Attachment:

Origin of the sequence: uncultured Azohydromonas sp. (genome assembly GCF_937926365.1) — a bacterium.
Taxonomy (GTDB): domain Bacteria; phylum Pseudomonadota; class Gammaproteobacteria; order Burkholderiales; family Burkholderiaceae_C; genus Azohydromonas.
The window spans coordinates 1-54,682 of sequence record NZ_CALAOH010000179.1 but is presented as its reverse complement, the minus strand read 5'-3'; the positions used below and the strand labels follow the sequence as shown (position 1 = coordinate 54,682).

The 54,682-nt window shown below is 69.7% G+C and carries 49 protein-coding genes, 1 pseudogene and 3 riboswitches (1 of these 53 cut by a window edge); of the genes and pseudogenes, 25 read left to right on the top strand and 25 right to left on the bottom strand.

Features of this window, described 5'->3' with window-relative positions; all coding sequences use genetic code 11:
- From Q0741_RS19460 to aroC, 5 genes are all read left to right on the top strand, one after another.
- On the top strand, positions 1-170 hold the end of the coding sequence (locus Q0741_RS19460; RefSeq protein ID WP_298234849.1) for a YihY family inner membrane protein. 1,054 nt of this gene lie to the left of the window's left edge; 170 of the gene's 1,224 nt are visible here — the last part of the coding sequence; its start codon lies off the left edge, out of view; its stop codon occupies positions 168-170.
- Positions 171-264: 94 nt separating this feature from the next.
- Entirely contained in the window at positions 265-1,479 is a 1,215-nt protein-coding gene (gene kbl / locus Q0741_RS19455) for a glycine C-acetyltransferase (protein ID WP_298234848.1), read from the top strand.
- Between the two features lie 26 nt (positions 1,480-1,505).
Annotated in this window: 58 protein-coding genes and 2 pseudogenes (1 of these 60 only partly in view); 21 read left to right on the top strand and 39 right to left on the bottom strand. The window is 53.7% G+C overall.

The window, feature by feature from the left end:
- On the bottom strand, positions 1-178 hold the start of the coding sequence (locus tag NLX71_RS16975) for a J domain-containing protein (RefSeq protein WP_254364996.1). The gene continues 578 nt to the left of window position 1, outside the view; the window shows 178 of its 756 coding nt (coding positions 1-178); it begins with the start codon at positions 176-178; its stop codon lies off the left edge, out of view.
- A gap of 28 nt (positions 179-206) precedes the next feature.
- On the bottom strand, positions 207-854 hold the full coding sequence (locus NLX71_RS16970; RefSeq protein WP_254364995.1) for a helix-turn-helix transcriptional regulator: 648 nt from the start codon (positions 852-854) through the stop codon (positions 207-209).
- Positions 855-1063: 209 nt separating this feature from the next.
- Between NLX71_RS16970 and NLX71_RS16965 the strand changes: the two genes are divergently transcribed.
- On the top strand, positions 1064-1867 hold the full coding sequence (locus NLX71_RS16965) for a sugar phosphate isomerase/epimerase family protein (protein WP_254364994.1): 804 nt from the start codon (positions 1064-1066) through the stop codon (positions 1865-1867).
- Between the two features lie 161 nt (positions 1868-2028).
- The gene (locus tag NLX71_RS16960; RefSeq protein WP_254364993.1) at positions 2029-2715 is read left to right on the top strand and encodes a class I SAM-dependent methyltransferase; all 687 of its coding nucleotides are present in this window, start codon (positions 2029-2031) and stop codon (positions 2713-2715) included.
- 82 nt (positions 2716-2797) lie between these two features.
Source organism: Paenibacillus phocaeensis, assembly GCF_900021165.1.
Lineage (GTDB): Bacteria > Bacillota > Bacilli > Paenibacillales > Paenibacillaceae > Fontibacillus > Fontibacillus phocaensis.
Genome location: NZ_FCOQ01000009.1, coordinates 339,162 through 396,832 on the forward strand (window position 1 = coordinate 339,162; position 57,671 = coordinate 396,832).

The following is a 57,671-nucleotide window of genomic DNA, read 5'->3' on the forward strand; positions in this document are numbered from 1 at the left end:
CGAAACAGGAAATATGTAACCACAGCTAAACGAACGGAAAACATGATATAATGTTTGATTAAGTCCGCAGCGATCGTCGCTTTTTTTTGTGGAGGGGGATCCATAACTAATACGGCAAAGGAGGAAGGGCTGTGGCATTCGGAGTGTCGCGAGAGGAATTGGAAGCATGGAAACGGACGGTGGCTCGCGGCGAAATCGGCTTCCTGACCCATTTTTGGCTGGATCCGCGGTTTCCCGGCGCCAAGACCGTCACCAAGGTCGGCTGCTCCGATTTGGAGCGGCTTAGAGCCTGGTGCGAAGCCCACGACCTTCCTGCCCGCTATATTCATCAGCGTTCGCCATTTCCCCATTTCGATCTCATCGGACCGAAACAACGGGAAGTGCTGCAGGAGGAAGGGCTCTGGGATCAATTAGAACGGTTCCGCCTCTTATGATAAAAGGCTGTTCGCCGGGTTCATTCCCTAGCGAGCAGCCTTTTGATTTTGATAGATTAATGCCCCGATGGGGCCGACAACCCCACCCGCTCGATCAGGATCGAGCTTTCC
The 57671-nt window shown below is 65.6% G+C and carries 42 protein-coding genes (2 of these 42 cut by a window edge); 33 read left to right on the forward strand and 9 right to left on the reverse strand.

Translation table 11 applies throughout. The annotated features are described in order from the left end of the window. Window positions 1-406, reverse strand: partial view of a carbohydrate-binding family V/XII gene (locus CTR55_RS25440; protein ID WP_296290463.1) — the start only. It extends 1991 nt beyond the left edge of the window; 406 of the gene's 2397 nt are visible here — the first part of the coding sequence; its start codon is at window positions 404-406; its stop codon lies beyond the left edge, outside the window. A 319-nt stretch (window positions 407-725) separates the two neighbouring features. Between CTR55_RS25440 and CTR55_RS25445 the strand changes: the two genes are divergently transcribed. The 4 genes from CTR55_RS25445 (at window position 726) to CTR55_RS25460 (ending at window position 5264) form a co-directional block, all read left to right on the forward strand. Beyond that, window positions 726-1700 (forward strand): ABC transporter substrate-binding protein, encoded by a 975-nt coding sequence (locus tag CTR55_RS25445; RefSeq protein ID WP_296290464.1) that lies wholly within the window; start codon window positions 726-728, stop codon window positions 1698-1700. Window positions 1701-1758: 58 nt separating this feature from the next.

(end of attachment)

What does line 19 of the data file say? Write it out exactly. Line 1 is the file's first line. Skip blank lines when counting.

- Between the two features lie 161 nt (positions 1868-2028).